"If we can keep it going imaginatively, without just trotting it out, I think it's worth it," Martin Clunes said recently about Doc Martin, now in its fourth series.
As a very irregular viewer of ITV1's home-grown grumpy doctor drama (more Bungalow than House), I'm not well equipped to comment on its current gait, but I would have said that last night's episode counted as a canter at the very least, rising to a gallop for short sections. To be frank, I'd expected nothing more exciting than a carthorse trudge, this being one of those Sunday-evening calendar dramas, full of postcard wideshots and characterful locals. But then it kicked off with the arrival of Doc Martin's old flame Louisa, six months pregnant and knocking on his door to find another old flame with her feet under the kitchen table. "Don't think you have to rescue her," said Edith sternly, her medical training clearly having equipped her to make a rapid diagnosis of Doc Martin's symptoms, which include sweaty pallor, stammering and a bilious expression. But, since Louisa and he go way back and Edith is a tiny bit daunting in her manner, one imagines that rescuing her is precisely what's going to happen in the long run.
In the meantime, there's plenty to while away the hour, the chief running gag being the complicated interplay between patient confidentiality and the everybody-knows-everything intimacy of a small village (also a theme in Jennifer Saunders's Jam and Jerusalem, which is a composition in the same key as Doc Martin). Doc Martin has a receptionist who tends to giggle at the more lavatorial complaints of his patients and the doctor himself is not always as discreet as he might be when checking up on his patients. "How's that constipation coming along," he bellowed at the local headmaster, when he happens across him in the school. The headmaster, as it turns out, has more to worry about than sluggish bowel movements, since he's suffering from porphyria (full marks for all viewers who'd seen The Madness of George III and shouted out the diagnosis as soon as we saw the blue urine specimen). His derangement peaks when he takes the junior children on an unplanned field trip to a nearby beach, orders them to scrub the rocks clean of seaweed and then marches fully clothed into the sea, which is the sort of field trip one can treasure for life.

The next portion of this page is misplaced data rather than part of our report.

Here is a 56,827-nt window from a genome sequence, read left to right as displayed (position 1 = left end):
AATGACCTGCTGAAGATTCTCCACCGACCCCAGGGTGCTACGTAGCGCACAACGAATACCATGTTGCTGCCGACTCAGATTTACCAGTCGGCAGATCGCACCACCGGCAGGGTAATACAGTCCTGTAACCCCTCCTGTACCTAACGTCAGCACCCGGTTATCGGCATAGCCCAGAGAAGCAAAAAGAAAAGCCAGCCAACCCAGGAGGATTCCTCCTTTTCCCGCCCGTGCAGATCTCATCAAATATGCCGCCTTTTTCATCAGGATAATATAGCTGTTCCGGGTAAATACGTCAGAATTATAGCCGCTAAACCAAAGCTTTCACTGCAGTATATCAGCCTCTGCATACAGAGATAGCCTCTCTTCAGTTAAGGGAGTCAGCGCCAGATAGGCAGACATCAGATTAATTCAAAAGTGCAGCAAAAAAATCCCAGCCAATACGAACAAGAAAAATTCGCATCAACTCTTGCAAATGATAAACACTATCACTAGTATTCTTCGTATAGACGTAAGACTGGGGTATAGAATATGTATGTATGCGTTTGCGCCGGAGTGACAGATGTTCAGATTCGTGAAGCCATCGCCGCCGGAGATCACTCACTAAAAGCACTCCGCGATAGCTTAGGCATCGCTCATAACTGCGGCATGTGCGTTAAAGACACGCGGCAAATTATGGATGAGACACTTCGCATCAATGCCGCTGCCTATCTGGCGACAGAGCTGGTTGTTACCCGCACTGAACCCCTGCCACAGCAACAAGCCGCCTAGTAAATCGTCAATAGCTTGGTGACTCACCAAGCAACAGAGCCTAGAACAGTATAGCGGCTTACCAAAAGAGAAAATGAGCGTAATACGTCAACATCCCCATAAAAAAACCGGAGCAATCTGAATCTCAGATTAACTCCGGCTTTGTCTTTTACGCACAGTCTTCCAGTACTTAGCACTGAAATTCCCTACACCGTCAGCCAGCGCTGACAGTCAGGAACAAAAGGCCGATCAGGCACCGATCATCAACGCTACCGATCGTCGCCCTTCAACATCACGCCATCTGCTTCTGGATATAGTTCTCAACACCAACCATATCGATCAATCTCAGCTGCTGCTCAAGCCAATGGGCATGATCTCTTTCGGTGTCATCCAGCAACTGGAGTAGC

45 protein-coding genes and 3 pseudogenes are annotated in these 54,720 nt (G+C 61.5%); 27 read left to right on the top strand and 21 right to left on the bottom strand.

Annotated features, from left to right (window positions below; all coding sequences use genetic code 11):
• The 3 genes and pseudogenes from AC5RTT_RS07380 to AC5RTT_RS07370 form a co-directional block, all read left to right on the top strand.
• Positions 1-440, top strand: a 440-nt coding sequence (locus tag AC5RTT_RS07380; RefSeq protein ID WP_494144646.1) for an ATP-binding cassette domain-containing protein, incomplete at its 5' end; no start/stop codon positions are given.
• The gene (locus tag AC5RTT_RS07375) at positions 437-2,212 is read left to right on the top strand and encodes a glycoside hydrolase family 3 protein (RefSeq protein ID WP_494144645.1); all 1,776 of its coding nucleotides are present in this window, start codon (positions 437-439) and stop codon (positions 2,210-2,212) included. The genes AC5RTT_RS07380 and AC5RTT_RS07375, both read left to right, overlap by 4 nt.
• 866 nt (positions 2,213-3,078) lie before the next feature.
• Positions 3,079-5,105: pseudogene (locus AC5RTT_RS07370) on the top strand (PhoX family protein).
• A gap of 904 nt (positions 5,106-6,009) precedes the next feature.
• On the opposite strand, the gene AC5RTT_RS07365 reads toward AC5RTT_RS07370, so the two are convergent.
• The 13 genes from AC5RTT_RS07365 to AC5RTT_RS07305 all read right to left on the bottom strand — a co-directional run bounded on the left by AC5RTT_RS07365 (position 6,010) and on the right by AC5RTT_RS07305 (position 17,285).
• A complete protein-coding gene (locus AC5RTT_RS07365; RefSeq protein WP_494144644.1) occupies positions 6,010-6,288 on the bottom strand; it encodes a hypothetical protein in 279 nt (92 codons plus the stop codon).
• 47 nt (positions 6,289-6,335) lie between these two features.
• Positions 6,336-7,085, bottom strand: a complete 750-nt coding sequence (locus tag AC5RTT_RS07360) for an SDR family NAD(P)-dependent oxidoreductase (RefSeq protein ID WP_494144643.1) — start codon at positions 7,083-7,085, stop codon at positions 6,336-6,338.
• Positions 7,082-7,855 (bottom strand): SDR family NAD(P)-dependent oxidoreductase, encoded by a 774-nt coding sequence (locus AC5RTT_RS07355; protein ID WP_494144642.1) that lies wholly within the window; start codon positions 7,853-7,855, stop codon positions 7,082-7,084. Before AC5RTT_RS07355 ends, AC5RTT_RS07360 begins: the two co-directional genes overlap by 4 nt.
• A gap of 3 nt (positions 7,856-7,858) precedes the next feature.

Even more startling – for a first-time viewer – was the revelation that Uncle Jimmy's splenetic outbursts were actually roid rage, brought on because he'd been secretly topping up his testosterone levels with anabolic steroids. Doc Martin assumed that this was because Jimmy and his wife had been unable to conceive and Jimmy had been indulging in a bit of ill-informed home doctoring, but then Jimmy fretfully confessed to getting carried away while sharing a tent with a fellow coastguard colleague while on a refresher course in Pengelly Bay and asked whether the doctor can cure homosexuality. His wife thinks he's bi, he explained tearily, but he thinks "bi is just homos wanting to say they're not". I don't know whether this is an accurate representation of the sexual politics of north Cornwall... but I have a feeling Jimmy is eventually going to come to terms with being the only gay in the village.
Merlin is back too, provoking in me an awkward question. I know Uther Pendragon is very enchantophobic and that Merlin can't come out of the closet as a fully fledged wizard, but surely we could have a bit more magic per programme. This week, Arthur was the target of an assassination attempt by a hired killer with a very fancy arsenal of customised crossbows – one with a telescopic sight and another handy pistol sized affair for close work – and Merlin spent most of the episode moaning about the enormous number of chores he had to do. I happen to know, from careful study of such canonical texts as Bewitched and Mary Poppins, that this is not an insurmountable problem for the magically gifted, but although we were shown one almost subliminally short scene in which Merlin had enlisted his powers to help out, he mostly just plugged away at it the hard way, to the extent that he fell asleep mid-scrub. Either he's stupid or he secretly likes hard labour – but in either case he should stop complaining. Guinevere got snogged by Arthur this weekend, incidentally, so if you heard a low sustained groan from the small boys of Britain at around a quarter past seven on Saturday evening that would have been it.
I haven't a clue what's going on in Spiral, pitched in some quarters as the French Wire but the confusion is very stylish. The subtitles are great incidentally. It's actually just a fairly ordinary police serial with a bit of Gallic polish, but if you squint you can pretend to yourself that you're watching Godard.